Battle over Santa Monica Christmas displays spawns suit


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LOS ANGELES -- Damon Vix didn't have to go to court to push Christmas out of Santa Monica. He just joined the festivities.

The atheist's anti-God message alongside a life-sized nativity display in a park overlooking the beach has ignited a debate.

Santa Monica officials snuffed the city's holiday tradition this year rather than referee the religious rumble, prompting churches that have set up a 14-scene Christian diorama for decades to sue over freedom-of-speech violations. Their attorney will ask a federal judge today to resurrect the depiction of Jesus' birth, while the city aims to eject the case.

"It's a sad, sad commentary on the attitudes of the day that a nearly 60-year-old Christmas tradition is now having to hunt for a home, something like our savior had to hunt for a place to be born because the world was not interested," said Hunter Jameson, head of the nonprofit Santa Monica Nativity Scene Committee that is suing.

Missing from the courtroom drama will be Mr. Vix and his fellow atheists, who are not parties to the case. Their role outside court highlights a tactical shift as atheists evolve into a vocal minority eager to get their nonbeliefs into the public square as never before.

National atheist groups earlier this year took out full-page newspaper ads and hundreds of TV spots in response to the Catholic bishops' activism around women's health care issues and are gearing up to battle for their own space alongside public Christmas displays in small towns across America this season.

In the past, atheists primarily fought to uphold the separation of church and state through the courts. The change underscores the conviction held by many nonbelievers that their views are gaining a foothold, especially among young adults.

The Pew Forum on Religion & Public Life released a study last month that found 20 percent of Americans say they have no religious affiliation, an increase from 15 percent in the last five years. Atheists took heart from the report, although Pew researchers stressed that the category also encompassed majorities of people who said they believed in God but had no ties with organized religion and people who consider themselves "spiritual" but not "religious."

"We're at the bottom of the totem pole socially, but we have muscle and we're flexing it," said Annie Laurie Gaylor, co-president of the Wisconsin-based Freedom from Religion Foundation. "Ignore our numbers at your peril."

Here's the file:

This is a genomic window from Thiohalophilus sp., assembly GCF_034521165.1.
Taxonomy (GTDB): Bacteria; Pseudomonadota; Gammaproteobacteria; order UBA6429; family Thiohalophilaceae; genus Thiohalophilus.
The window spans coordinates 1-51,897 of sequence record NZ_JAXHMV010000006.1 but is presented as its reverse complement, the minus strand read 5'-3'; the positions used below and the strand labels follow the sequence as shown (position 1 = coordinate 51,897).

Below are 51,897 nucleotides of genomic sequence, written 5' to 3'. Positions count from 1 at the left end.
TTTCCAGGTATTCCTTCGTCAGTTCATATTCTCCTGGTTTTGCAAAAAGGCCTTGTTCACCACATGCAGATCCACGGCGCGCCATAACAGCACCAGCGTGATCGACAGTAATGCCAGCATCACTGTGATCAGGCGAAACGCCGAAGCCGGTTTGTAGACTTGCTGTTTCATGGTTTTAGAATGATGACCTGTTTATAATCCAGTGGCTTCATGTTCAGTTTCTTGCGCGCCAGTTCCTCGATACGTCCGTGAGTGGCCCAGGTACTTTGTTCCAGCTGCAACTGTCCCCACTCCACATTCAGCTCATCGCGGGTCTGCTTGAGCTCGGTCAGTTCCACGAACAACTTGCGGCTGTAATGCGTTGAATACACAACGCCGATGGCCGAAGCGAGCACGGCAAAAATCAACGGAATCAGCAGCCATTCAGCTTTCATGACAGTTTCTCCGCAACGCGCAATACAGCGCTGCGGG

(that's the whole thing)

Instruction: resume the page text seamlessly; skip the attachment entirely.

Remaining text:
The trouble in Santa Monica began three years ago, when Mr. Vix applied for and was granted a booth in Palisades Park alongside the story of Jesus Christ's birth, from Mary's visit from the angel Gabriel to the traditional creche.

Mr. Vix hung a simple sign that quoted Thomas Jefferson: "Religions are all alike -- founded on fables and mythologies." The other side read "Happy Solstice." He repeated the display the following year but then upped the stakes significantly.

In 2011, Mr. Vix recruited 10 others to inundate the city with applications for tongue-in-cheek displays such as an homage to the "Pastafarian religion," which would include an artistic representation of the great Flying Spaghetti Monster.

The secular coalition won 18 of 21 spaces. The two others went to the traditional Christmas displays and one to a Hanukkah display.

The atheists used half their spaces, displaying signs such as one that showed pictures of Poseidon, Jesus, Santa Claus and the devil and said: "37 million Americans know myths when they see them. What myths do you see?"

Most of the signs were vandalized, and in the ensuing uproar the city effectively ended a tradition that began in 1953 and earned Santa Monica one of its nicknames, the City of the Christmas Story.

The Santa Monica Nativity Scenes Committee argues in its lawsuit that atheists have the right to protest, but that freedom doesn't trump the Christians' right to free speech.

"If they want to hold an opposing viewpoint about the celebration of Christmas, they're free to do that -- but they can't interfere with our right to engage in religious speech in a traditional public forum," said William Becker, attorney for the committee. "Our goal is to preserve the tradition in Santa Monica and to keep Christmas alive."

For his part, Mr. Vix is surprised -- and slightly amused -- at the legal battle spawned by his solitary act but doesn't plan anything further.

"That was such a unique and blatant example of the violation of the First Amendment that I felt I had to act," said the 44-year-old set builder.

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